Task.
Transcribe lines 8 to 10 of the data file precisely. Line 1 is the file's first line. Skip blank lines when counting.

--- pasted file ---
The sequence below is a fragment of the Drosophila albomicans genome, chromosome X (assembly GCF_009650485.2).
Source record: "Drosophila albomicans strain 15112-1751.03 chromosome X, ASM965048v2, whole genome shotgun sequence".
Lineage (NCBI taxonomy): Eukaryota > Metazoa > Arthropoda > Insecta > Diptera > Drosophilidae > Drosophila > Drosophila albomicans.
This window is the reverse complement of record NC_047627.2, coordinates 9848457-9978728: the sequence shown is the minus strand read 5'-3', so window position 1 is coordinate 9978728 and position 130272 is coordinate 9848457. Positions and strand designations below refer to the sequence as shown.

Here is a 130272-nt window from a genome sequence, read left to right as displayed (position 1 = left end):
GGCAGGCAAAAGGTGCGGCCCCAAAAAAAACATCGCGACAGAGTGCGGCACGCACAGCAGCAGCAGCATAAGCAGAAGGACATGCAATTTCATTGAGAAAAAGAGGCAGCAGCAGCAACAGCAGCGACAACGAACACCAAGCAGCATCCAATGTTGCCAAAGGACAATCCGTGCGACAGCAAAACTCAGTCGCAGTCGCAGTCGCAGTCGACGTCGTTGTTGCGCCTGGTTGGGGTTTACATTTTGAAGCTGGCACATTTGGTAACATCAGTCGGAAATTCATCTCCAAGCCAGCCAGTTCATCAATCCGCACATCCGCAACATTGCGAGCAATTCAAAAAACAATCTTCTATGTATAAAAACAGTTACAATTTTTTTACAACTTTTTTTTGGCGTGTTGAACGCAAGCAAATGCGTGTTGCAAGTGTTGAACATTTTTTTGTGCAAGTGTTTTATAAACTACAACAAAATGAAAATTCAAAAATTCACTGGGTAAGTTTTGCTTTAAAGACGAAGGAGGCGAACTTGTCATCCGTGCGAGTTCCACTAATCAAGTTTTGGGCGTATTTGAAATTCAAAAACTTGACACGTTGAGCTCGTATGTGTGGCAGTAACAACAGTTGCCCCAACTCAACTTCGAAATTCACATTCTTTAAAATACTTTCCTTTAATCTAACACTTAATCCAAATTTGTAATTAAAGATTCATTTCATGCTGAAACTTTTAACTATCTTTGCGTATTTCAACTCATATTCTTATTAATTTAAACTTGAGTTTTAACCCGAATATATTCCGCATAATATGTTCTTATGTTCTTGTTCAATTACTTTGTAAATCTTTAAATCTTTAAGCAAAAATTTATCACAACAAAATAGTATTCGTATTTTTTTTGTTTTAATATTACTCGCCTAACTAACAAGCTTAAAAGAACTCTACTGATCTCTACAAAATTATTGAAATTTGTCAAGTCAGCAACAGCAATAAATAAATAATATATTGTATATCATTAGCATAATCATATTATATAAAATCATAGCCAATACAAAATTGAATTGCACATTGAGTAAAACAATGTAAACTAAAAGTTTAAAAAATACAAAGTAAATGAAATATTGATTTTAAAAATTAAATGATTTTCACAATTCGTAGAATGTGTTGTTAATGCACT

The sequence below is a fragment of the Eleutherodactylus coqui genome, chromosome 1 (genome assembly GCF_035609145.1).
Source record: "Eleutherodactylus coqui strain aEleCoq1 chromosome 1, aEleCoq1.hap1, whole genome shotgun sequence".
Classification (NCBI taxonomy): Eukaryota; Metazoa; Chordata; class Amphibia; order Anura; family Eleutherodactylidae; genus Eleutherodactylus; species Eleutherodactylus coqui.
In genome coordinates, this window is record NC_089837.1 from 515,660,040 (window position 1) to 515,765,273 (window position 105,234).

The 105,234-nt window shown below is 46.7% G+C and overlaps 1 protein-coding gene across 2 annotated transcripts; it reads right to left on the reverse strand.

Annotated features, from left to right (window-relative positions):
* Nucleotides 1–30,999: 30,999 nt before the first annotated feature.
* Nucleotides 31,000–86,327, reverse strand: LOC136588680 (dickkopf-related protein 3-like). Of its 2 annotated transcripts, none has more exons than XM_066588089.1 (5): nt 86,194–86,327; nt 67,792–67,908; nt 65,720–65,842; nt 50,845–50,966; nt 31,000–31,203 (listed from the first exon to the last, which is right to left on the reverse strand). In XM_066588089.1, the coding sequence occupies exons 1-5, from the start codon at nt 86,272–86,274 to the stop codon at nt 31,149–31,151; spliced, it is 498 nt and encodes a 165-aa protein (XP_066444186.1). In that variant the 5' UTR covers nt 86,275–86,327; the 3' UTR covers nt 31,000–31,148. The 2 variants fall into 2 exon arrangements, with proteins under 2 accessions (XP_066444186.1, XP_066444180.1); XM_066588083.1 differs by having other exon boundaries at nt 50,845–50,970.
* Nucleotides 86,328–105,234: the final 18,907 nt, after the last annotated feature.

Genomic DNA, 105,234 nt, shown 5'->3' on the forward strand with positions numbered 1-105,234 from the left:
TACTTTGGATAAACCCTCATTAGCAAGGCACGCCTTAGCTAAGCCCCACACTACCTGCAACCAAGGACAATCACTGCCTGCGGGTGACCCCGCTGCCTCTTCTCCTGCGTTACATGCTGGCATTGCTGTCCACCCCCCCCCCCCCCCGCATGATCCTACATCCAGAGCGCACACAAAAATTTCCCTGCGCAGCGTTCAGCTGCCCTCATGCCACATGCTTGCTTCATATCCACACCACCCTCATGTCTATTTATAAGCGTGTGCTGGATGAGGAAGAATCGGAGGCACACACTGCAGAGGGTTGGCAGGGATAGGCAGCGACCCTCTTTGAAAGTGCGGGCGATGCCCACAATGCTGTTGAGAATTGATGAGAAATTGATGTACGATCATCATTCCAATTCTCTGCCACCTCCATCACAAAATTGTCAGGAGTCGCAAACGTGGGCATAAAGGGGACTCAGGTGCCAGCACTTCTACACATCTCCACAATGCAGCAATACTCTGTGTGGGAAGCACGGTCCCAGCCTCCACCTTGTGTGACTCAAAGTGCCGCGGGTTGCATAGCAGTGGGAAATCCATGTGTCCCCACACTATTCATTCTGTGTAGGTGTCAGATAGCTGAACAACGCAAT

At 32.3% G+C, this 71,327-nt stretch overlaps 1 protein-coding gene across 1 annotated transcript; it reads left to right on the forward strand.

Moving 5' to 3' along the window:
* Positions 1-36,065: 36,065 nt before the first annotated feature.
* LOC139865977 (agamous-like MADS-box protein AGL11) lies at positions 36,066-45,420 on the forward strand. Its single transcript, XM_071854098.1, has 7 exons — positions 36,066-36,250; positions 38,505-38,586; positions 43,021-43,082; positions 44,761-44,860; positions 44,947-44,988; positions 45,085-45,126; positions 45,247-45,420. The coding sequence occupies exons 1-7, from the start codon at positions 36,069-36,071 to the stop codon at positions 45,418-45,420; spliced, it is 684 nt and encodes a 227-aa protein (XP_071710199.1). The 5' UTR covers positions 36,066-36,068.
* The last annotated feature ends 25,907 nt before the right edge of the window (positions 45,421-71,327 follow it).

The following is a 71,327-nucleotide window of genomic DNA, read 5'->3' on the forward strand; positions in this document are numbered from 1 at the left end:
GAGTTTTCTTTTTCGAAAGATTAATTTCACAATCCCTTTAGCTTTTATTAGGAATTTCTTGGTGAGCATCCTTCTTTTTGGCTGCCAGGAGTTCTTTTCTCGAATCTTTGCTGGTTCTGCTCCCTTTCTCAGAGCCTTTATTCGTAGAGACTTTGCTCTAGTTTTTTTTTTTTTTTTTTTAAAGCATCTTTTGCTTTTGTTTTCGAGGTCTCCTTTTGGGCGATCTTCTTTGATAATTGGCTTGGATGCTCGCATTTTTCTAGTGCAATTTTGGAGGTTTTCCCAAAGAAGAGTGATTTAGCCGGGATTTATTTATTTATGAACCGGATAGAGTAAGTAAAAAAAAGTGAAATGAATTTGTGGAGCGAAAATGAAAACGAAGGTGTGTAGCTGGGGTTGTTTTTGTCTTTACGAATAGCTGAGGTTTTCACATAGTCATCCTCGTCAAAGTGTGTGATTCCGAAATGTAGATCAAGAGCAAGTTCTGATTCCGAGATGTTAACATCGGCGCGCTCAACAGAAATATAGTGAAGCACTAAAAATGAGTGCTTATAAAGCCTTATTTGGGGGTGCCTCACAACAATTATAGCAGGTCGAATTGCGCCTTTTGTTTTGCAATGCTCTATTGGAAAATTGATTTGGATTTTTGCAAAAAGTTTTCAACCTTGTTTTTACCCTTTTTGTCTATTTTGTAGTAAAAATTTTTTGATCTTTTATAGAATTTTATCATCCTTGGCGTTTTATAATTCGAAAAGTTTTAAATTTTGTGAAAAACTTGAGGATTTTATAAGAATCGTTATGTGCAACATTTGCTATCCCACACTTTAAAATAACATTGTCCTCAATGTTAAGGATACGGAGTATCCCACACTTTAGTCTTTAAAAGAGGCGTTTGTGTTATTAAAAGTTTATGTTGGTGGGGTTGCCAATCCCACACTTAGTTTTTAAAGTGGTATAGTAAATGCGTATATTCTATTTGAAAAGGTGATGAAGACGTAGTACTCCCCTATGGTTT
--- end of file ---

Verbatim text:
Source record: "Eleutherodactylus coqui strain aEleCoq1 chromosome 1, aEleCoq1.hap1, whole genome shotgun sequence".
Classification (NCBI taxonomy): Eukaryota; Metazoa; Chordata; class Amphibia; order Anura; family Eleutherodactylidae; genus Eleutherodactylus; species Eleutherodactylus coqui.
In genome coordinates, this window is record NC_089837.1 from 515,660,040 (window position 1) to 515,765,273 (window position 105,234).